Inspectorate reports

PRT comment: HMP Wandsworth

13/07/2018 00:01:00

Commenting on today's HM Inspectorate of Prisons report on HMP Wandsworth, Peter Dawson, director of the Prison Reform Trust, said:

“For decades Wandsworth prison has looked after the very short stay prisoners—many of them unconvicted—that ministers now recognise should not be in prison at all. That does not excuse the terrible conditions which the Chief Inspector describes, but it does show where the solution lies. The government must turn its aspiration to make prison a last resort into reality.

“In the meantime, there is no choice but to invest in the people and physical environment that this report shows are urgently needed. No-one—least of all people still waiting to be tried—should be expected to live in such dismal and dangerous surroundings.”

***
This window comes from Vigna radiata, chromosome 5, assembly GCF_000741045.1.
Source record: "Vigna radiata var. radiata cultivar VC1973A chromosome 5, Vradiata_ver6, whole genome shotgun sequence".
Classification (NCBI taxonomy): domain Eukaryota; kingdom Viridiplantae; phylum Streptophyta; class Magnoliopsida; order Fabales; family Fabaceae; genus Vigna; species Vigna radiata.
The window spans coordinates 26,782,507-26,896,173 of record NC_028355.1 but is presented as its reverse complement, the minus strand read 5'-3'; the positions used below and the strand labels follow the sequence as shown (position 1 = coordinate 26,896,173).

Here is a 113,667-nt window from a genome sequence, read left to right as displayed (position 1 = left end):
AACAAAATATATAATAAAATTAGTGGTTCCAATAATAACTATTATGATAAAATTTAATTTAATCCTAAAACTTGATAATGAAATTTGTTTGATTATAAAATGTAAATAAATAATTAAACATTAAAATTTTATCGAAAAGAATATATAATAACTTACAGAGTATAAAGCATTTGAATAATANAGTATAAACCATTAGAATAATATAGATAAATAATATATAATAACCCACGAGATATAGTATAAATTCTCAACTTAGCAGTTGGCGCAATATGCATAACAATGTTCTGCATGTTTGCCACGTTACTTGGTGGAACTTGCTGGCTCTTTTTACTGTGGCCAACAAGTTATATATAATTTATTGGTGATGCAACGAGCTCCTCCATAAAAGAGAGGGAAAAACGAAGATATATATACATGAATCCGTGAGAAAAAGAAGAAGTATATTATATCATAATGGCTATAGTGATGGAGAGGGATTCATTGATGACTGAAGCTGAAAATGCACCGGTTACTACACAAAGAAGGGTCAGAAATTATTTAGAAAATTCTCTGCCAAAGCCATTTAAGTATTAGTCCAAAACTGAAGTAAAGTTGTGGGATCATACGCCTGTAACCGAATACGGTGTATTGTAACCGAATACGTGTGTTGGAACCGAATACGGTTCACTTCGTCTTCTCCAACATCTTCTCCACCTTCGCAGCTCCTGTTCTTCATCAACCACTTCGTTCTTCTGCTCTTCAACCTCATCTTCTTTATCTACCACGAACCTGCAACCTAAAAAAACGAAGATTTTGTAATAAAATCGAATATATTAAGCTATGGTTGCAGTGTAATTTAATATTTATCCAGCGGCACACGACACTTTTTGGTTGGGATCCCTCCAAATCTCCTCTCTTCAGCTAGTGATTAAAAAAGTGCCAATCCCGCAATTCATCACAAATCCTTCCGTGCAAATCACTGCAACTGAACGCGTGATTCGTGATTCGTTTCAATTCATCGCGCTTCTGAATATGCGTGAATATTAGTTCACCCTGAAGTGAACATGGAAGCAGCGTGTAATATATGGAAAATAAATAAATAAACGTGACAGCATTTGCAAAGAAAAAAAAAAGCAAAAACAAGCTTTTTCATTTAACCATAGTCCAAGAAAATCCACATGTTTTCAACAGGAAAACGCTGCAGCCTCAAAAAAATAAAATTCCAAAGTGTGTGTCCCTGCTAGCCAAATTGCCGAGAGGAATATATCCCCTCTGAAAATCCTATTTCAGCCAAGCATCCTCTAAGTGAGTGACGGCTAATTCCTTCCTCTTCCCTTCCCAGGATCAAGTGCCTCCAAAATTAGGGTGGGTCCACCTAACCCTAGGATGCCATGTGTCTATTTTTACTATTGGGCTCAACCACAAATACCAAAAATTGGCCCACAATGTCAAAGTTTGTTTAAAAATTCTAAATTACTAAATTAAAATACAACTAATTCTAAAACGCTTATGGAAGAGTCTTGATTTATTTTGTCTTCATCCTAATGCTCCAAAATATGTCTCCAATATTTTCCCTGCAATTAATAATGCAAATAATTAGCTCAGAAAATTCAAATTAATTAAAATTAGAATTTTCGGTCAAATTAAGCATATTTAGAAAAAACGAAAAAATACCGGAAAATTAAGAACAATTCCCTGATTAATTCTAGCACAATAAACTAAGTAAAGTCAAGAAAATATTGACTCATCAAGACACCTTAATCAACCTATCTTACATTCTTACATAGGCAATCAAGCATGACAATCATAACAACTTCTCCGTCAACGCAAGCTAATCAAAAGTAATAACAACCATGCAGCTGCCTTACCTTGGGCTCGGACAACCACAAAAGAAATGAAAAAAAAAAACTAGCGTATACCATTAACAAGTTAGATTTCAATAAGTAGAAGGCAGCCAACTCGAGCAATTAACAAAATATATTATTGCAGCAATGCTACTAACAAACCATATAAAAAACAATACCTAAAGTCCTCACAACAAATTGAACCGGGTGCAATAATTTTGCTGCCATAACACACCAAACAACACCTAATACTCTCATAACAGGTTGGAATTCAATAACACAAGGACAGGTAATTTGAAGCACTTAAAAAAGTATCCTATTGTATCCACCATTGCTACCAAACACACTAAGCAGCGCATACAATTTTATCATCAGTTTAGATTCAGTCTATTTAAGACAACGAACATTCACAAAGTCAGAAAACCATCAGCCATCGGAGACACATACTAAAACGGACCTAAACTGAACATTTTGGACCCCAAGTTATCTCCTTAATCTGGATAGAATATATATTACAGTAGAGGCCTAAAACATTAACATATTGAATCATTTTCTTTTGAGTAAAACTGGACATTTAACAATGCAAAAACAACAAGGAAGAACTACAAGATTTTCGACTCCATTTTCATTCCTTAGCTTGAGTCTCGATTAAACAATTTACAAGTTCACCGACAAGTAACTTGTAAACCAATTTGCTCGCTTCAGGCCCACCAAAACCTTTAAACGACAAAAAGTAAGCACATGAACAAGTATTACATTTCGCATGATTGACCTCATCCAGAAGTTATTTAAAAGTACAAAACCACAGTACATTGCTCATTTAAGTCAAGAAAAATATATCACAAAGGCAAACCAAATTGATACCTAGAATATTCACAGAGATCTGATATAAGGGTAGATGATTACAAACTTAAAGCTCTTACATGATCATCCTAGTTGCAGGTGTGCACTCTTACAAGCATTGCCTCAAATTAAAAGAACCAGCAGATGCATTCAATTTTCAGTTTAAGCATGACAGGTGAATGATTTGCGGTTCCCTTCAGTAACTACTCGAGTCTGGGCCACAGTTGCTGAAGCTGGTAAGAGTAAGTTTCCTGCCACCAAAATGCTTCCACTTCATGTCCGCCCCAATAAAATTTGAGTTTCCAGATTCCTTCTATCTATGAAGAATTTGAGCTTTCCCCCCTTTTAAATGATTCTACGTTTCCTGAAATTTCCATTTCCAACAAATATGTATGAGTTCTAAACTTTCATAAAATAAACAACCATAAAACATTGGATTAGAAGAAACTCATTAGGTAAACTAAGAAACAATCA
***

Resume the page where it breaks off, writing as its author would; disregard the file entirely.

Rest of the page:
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Commenting on today's Annual Report, published by HM Chief Inspector of Prisons, Peter Dawson, director of the Prison Reform Trust, said:

“The findings of this report put Britain to shame. We should not tolerate a situation in a civilised society where thousands of prisoners are forced to share cells designed for one, eating their meals next to an unscreened toilet; where violence and self-harm have risen exponentially ; and where a fifth of prisoners spend less than two hours a day out of their cell.

“The heart of the problem is that we use prison too much. Solving that means reserving custody for only the most serious and violent offenders. Ministers have rightly said they want to follow the evidence and stop the pointless use of futile short prison sentences for less serious crime. They now need to back that up with statutory and operational measures that will deliver the change they want to see.”

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Commenting on the urgent notification issued today (31 May 2018) by HM Inspectorate of Prisons (HMIP) over safety concerns at HMP Exeter, Peter Dawson, director of the Prison Reform Trust, said: